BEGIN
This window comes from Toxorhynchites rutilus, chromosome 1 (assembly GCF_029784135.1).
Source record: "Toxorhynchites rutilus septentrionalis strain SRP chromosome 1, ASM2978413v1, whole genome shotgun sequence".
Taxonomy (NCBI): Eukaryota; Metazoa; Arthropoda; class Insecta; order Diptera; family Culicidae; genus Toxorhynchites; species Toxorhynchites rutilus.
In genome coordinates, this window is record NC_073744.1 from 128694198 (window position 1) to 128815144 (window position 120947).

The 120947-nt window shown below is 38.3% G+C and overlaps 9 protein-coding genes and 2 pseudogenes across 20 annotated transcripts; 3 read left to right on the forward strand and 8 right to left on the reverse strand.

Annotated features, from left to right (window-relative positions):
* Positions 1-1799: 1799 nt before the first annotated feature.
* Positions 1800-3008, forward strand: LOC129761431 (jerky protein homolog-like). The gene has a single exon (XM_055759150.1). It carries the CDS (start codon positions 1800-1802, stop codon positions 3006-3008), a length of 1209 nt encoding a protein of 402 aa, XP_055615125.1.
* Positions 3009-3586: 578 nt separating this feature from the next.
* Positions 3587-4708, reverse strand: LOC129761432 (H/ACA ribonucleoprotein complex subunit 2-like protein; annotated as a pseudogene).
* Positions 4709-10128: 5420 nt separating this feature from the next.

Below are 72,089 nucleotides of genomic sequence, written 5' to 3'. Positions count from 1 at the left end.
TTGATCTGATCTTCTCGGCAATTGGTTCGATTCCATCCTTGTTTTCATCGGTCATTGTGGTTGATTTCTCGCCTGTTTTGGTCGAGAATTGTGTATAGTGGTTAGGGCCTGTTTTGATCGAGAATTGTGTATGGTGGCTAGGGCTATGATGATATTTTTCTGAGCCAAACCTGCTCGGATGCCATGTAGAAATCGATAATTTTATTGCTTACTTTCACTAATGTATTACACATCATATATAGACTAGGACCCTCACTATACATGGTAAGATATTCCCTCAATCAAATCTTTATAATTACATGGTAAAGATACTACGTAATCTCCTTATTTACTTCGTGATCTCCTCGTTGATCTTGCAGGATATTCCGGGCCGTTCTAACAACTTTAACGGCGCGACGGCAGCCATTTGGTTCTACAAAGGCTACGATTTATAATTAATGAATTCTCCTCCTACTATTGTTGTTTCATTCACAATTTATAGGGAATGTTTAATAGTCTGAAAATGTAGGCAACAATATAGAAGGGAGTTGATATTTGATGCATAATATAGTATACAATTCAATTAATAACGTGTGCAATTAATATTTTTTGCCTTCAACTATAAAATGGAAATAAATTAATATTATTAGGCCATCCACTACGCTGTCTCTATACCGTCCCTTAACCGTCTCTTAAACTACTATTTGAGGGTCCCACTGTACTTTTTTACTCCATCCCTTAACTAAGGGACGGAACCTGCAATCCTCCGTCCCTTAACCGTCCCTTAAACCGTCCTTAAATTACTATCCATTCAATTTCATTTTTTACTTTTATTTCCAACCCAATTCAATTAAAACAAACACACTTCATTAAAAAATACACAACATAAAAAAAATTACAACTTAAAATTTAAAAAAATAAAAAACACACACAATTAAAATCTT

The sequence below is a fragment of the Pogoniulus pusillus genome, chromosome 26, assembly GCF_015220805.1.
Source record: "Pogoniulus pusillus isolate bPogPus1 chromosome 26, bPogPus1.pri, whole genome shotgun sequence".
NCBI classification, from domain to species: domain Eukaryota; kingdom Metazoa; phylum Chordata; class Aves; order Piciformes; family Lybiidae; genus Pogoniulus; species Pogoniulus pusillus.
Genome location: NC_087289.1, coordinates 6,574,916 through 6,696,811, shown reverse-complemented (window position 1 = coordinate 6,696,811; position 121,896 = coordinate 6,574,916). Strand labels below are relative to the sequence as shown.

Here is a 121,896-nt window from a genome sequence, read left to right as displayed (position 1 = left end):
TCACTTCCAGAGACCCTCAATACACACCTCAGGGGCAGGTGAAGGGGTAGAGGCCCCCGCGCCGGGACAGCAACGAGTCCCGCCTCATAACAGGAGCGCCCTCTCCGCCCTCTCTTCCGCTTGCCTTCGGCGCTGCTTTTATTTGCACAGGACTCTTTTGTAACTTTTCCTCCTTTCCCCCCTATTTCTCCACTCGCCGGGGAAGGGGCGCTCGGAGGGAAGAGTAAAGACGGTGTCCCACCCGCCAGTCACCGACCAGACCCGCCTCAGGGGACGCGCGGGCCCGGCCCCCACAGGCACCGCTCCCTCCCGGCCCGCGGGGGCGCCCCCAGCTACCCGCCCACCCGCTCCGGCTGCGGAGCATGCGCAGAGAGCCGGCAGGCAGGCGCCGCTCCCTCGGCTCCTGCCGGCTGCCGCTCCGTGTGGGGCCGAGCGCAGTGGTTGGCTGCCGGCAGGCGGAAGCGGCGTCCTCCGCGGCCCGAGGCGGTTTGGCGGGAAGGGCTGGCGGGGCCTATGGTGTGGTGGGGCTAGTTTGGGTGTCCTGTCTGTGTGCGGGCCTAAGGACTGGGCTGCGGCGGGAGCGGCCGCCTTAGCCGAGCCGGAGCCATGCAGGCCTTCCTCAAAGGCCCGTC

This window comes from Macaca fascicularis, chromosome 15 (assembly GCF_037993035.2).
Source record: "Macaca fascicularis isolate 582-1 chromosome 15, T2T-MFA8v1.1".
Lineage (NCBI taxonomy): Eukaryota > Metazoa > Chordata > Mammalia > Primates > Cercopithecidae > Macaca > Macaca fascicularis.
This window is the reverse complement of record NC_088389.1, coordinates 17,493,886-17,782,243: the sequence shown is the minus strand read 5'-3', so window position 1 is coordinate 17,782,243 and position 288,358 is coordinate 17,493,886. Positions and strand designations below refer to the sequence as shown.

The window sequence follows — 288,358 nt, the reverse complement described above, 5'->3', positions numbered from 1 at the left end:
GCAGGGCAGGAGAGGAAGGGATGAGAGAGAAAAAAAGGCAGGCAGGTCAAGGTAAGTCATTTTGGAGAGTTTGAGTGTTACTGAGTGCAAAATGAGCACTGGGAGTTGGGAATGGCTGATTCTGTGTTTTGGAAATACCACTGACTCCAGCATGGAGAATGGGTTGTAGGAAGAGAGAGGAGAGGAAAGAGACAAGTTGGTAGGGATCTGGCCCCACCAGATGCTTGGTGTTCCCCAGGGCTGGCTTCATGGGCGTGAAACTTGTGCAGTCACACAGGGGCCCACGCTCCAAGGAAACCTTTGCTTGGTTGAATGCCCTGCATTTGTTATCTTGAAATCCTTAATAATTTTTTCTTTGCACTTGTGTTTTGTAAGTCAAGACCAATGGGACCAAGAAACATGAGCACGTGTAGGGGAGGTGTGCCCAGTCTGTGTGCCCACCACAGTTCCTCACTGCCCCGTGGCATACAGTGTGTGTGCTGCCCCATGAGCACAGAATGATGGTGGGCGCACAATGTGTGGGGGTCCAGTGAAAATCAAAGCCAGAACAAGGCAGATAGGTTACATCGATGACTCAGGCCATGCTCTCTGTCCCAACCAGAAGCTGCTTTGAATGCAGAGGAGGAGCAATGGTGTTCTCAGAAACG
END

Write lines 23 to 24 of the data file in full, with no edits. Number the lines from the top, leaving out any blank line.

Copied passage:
This window is the reverse complement of record NC_088389.1, coordinates 17,493,886-17,782,243: the sequence shown is the minus strand read 5'-3', so window position 1 is coordinate 17,782,243 and position 288,358 is coordinate 17,493,886. Positions and strand designations below refer to the sequence as shown.

The window sequence follows — 288,358 nt, the reverse complement described above, 5'->3', positions numbered from 1 at the left end: